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“food corps”: companions enjoying good food vs. cheerleaders…

Posted by on Jun 21, 2012 in Blog Posts | 2 comments

With summer here, the school cafeteria may not be on your mind, but it’s been on mine recently! When my latest Cooking Light showed up, it featured a “Food Corps” volunteer who wanders around the cafeteria “cheer-leading” for healthy food choices. She encourages the kids to try the veggies and rewards them with stickers, talks about nutrition etc. I’ve written about the pitfalls of this kind of nutrition activism before. There is simply such a potential for harm, that we should proceed very, very cautiously, which I don’t think is happening. (Is the selective eater shamed, while the fat child is subtly or not so subtly bullied for his food choices? Does it give kids the impression that it’s OK to comment on what and how much others are eating?) There is so much to know about child psychology, the feeding research, and imagining the particular situations a child might be living through. Is there abuse or neglect around food? Are the parents bullying the child, is the child in feeding therapies and panicking around new foods?

Here is an illustration of one side of this story. My friend told me about her son, who at 6 loves the college guys who work at summer camp. Juice boxes are out, and this little guy wants to be like his hero so he asks for Gatorade. Well, when he decides he doesn’t like it, he asks for water, but children are very interested in what older peers/teens are eating and drinking. This same young man may be bribing the kids to try veggies and lecture about sugar… (Do as I say, not as I do?) I remember watching a TV special where some cool teens were sent into grade-schools and the teens sat with the kids and ate broccoli. WITH NO COMMENTING. They just kept them company and ate it. Kids were filmed observing and then eating the broccoli! It was cool and OK because the older kids ate it. One mother marveled that she had been trying for years to get her son to eat the broccoli…

So, I re-imagine the Food Corps role. Why doesn’t this passionate volunteer rotate tables, and every day sit and eat with the kids. She should enjoy the veggies, be good company and skip the nutrition lectures and cajoling. There is a lot of research that suggests that rewards, praise and pressure all backfire and make children like veggies LESS.

For a great video on comfortable cafeterias check this piece out. Really, it’s amazing! I wish every Food Corps volunteer would be required to watch this before setting food in a cafeteria.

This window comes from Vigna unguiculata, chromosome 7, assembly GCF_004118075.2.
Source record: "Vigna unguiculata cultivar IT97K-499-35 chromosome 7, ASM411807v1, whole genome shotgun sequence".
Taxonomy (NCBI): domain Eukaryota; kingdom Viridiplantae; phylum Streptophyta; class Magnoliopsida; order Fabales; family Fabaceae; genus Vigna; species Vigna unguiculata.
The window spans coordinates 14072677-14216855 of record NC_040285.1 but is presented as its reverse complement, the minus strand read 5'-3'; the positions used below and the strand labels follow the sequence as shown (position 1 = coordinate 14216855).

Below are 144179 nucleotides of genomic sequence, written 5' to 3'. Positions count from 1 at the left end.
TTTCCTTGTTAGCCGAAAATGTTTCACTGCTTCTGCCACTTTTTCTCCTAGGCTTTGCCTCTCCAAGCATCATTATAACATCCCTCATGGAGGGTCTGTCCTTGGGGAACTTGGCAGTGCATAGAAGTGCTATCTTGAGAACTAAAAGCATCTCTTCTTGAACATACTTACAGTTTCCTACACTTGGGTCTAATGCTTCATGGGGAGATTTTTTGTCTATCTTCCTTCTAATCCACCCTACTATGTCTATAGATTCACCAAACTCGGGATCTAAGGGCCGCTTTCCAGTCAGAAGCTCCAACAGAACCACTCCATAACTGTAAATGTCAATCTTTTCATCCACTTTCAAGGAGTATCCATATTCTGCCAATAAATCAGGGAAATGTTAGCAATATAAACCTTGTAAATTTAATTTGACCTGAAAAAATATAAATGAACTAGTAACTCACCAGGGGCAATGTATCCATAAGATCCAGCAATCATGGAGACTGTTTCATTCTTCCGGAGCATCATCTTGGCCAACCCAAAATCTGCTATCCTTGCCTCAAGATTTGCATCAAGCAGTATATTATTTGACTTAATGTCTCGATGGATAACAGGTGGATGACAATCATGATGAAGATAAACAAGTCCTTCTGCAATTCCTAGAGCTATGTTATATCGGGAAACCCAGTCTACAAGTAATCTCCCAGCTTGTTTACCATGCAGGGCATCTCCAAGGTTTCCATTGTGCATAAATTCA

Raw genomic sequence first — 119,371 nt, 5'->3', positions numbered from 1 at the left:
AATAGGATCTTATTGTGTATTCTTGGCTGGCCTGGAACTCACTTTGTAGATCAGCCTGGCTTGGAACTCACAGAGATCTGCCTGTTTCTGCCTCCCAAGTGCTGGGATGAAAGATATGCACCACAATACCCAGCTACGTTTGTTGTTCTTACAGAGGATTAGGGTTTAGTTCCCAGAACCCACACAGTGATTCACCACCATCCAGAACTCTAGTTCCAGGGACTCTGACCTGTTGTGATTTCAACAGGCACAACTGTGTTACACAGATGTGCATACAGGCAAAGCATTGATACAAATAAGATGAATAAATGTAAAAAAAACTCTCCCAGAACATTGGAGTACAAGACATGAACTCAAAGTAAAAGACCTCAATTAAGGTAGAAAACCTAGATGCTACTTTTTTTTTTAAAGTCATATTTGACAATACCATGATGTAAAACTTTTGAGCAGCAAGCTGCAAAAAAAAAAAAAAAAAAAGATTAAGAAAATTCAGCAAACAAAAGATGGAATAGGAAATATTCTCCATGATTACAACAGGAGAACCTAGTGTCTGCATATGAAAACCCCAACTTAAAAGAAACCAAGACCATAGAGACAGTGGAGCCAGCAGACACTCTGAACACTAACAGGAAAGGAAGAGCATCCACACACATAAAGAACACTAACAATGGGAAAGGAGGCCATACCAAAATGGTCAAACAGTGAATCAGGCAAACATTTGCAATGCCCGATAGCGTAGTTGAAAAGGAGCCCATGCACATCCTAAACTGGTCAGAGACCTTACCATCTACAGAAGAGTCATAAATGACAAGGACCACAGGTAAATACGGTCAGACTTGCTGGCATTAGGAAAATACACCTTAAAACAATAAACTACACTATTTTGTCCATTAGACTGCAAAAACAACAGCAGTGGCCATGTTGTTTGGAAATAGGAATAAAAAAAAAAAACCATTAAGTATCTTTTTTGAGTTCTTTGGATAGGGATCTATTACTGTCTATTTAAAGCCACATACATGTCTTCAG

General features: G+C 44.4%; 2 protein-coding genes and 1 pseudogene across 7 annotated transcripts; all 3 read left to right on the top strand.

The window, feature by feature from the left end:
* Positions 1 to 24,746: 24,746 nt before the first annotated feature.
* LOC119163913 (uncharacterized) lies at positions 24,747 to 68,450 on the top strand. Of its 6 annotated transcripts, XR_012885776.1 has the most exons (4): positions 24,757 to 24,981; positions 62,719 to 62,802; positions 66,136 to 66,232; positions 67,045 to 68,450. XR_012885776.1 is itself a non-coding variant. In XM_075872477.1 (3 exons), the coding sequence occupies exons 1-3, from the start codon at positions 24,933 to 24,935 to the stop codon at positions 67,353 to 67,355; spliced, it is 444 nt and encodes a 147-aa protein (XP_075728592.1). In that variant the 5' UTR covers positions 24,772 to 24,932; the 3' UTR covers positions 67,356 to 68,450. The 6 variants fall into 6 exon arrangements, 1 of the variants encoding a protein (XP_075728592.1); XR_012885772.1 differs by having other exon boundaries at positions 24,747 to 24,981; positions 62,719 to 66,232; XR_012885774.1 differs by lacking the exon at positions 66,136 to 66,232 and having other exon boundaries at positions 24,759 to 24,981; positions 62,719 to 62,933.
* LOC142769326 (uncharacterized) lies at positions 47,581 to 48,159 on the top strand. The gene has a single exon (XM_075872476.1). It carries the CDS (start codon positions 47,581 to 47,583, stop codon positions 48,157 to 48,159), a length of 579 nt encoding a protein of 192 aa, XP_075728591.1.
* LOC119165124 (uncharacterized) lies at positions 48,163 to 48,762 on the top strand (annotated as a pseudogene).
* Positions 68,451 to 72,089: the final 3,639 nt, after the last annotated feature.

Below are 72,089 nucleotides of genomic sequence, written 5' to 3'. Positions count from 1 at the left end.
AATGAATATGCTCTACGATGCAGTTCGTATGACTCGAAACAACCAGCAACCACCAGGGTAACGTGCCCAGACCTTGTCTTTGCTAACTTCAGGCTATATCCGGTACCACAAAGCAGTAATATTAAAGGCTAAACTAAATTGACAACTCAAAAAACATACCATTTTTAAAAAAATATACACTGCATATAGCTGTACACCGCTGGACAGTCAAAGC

What do you see with your kids? What do you think? Does your school have a food corps volunteer? Does a staff member play the cheer-leading role?

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  1. Nicole

    This makes me so sad for children. As your broccoli example proves, it really doesn’t have to be so difficult, but we seem to be messing everything up.
    Today, as I picked my daughter up from camp, the extremely underweight “teacher” sat next to the chubbiest girl in the class and told her she needed to eat her carrots before she would open her tiny rice crispie bar. She actually took the bar away and sat lecturing her about how “we need healthy things in our bodies… if we have too much sugar, it can give us a tummy ache…” on and on. Would she have done the same thing to a skinny girl? I really doubt it. Did she say anything to my daughter about her craisins even though they probably have more sugar than the bar? Probably not.

    I sometimes send a couple organic sandwich cookies in my daughter’s lunch when I pack one. I decided that I wouldn’t be doing that when I send her to this place. I wanted to talk to the teacher, but wasn’t sure how to phrase it so she would get it. I suspect her beliefs about “childhood obesity” are so strong that I wouldn’t be able to make a difference. Still, doesn’t it seem worth it to say something? After all, she’s caring for children at meal times all year round.
    Sadly, I’m afraid that if I say something, she’ll just judge me (I could lose 10 lbs.) and judge my daughter (not the skinny kid). Any ideas?

    • Nicole

      Oh, and I realize that I shouldn’t have called the woman, “extremely underweight.” Her body type is not for me to judge, it just suddenly seemed relevant to me and made me wonder if her own body issues are affecting my children. Sorry.